Question: Does this story stand up with facts and truth or have we entered the fact free truth free zone?
Northland WOFs not the real deal
By Conor Whitten
Monday 20 Jun 2016 6:07 p.m.
“A Maori group claiming sovereignty of Northland is issuing its own licence plates, warrants of fitness and registrations, claiming they’re as legitimate as the real thing. But none of them are issued by the New Zealand Transport Authority.” Ok People what does this mean? What exactly is a “Maori Group?” Who is this article referring to? What does it mean to be Sovereign? and as Sovereign does the New Zealand Transport Authority have any right or jurisdiction over Tangata Whenua, Maori Sovereign People?
“The group says the Crown has no authority in Northland, but police say the warrants are a fraud and the people selling them are putting lives at risk.” Under whose authority are these warrants deemed a fraud? Is it not the police over extending their authority outside their jurisdiction putting lives at risk?
“They come from a Maori incorporation, Nga Uri Whakatupu Ngati Hine, whose members believe they can issue the documents themselves.” The question is ‘what is a Maori Incorporation’? And how does it function?
“Basically a Maori incorporation is a state outside of Government,” says
fake warrant holder Phil Saleh. “Maori are entitled to their own jurisdiction and their own laws.”
The stickers bear the Maori for warrant of fitness, “whakamana waka”, and say they’re authorised under the “Native Waka Motor Vehicle Act 2005”. motorcar certificate of registration is issued under the Joint Sovereign Partnership Authority Mandate acting together the “British Crown (UK) Kawanatanga” and “Tangata Whenua (NZ) Rangatiratanga” and in pursuance of Sections 2(3), 5, 253 & 284(4) of Te Ture Whenua Maori Land Act 1993 amended by Sec 268(3) Te Ture Whenua Maori Amendment Act 1994 and the Maori Incorporations Constitution Regulations 1995; namely Nga Tikanga Maori Law/Lore Society (Inc.) o Aotearoa and the Native Waka Districts Motor Vehicle Act 2005.
Mr Saleh got his for free, though most people pay, and he says there are many others like him.
“To my knowledge there’s at least 50 people in Northland. I would say across New Zealand [there] could be hundreds.”
The group claims every car issued with a warrant has been inspected, and the Crown has no sovereignty in Te Tai Tokerau. That doesn’t sit well with Te Tai Tokerau’s MP, Kelvin Davis.
“It’s just a scam and I get annoyed with people who set out to scam our people,” says Mr Davis. “It costs $250 for one of these fake warrants. If the police pick them up then it’s another $250 fine. So really they’re just hurting our own people and they’re making money at the expense of our people.” Perhaps it would be prudent for Te Tai Tokerau’s MP, Kelvin Davis to re-familiarise himself with the Te Ture Whenua Maori, Maori land Act 1993, where the Crown and Her Majesty Queen Elizabeth II acknowledged Maori Sovereignty and are bound to serve the Maori People until such time that the Maori have established a Government for themselves.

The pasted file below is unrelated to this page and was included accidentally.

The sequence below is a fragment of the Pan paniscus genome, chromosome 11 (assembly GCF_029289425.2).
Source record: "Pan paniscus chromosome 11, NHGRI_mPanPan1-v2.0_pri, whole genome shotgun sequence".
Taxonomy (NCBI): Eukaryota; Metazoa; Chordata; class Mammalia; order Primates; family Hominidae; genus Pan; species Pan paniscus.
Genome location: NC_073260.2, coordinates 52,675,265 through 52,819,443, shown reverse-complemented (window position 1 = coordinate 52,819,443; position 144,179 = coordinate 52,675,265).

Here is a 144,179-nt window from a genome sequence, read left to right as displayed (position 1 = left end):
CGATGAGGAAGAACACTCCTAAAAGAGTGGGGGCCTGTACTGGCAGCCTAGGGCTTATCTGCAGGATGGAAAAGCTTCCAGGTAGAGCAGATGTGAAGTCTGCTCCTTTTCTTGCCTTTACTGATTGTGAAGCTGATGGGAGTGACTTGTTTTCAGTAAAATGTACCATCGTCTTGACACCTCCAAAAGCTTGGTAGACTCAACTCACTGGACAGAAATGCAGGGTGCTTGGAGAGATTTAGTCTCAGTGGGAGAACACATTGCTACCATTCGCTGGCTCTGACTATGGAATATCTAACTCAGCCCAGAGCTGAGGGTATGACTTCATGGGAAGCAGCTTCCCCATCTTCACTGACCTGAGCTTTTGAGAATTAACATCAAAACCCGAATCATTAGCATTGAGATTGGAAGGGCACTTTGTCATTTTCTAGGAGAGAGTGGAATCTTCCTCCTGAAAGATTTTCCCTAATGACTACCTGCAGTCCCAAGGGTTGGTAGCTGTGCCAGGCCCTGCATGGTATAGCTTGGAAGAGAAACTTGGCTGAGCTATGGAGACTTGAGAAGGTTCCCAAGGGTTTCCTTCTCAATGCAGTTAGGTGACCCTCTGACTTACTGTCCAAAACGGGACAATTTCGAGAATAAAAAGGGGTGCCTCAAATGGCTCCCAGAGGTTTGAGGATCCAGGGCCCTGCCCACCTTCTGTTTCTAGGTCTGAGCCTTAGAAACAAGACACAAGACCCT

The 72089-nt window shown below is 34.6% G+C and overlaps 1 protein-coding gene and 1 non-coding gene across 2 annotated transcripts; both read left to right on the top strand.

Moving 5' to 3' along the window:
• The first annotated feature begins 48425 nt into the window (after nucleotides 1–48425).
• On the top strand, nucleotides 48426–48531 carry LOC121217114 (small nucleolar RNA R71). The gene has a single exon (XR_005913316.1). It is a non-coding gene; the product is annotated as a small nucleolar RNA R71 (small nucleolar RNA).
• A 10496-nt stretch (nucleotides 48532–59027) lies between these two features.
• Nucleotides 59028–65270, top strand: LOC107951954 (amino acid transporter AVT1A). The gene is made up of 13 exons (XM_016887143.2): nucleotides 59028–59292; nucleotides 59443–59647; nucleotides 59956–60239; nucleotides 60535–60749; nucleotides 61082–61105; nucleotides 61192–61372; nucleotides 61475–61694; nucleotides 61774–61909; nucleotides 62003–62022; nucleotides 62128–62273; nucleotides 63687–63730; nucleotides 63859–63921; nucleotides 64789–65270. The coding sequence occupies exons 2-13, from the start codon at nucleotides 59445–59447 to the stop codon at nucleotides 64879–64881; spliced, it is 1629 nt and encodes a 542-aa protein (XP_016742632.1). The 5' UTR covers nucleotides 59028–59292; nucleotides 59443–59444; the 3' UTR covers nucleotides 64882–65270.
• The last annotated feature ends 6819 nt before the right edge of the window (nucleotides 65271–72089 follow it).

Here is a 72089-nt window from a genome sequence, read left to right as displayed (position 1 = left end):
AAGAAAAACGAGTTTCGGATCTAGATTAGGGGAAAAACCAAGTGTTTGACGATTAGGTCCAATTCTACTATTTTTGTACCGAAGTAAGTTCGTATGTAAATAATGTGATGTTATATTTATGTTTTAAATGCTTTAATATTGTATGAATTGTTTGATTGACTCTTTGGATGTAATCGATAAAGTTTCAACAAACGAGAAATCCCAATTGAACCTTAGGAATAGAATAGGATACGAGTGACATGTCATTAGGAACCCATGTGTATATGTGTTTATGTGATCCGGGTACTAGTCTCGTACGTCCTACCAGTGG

“Ricky Siosoua is a mechanic in Rawene who has come across four cars sporting fake warrants, some of which weren’t even close to roadworthy.” Wow! That’s a lot of cars for New Zealand “outlaws”! How will the NZTA possibly keep up with monitoring 4 cars?!
“As soon as he opened his door, his door fell off,” says Mr Siosoua. “I mean, that tells me a lot.” Hold up, what kind of doors are you referring to? fridge doors, saloon doors, bathroom doors, or was it a jeep door? where the doors are designed to come off Mr Siosoua? Hahaha.
“He’s not the only one with safety concerns.” yes what about all the falling doors?! This is bound to give ACC a huge unneccessary headache.
“Police say the warrants are illegal documents, which are putting road users at risk of harm.” Travellers are asked to be aware of illegal documents attacking road users in the Northland area! Do not make any attempt to engage with these documents; they are armed and dangerous!
“They’re investigating fake warrants across the Far North and warning anyone who is caught selling them could be investigated for fraud and charged.”
We welcome MP, Kelvin Davis and the Northland Police to partake in a Hui to review the Te Ture Whenua Maori, Maori Land Act and ask questions to eliminate presumptions and correct the record so that we may work together for the benefit of all during these times of transition of the Maori People.
article sources:Te Ture Whenua Maori Act 1993 Maori Land Act 1993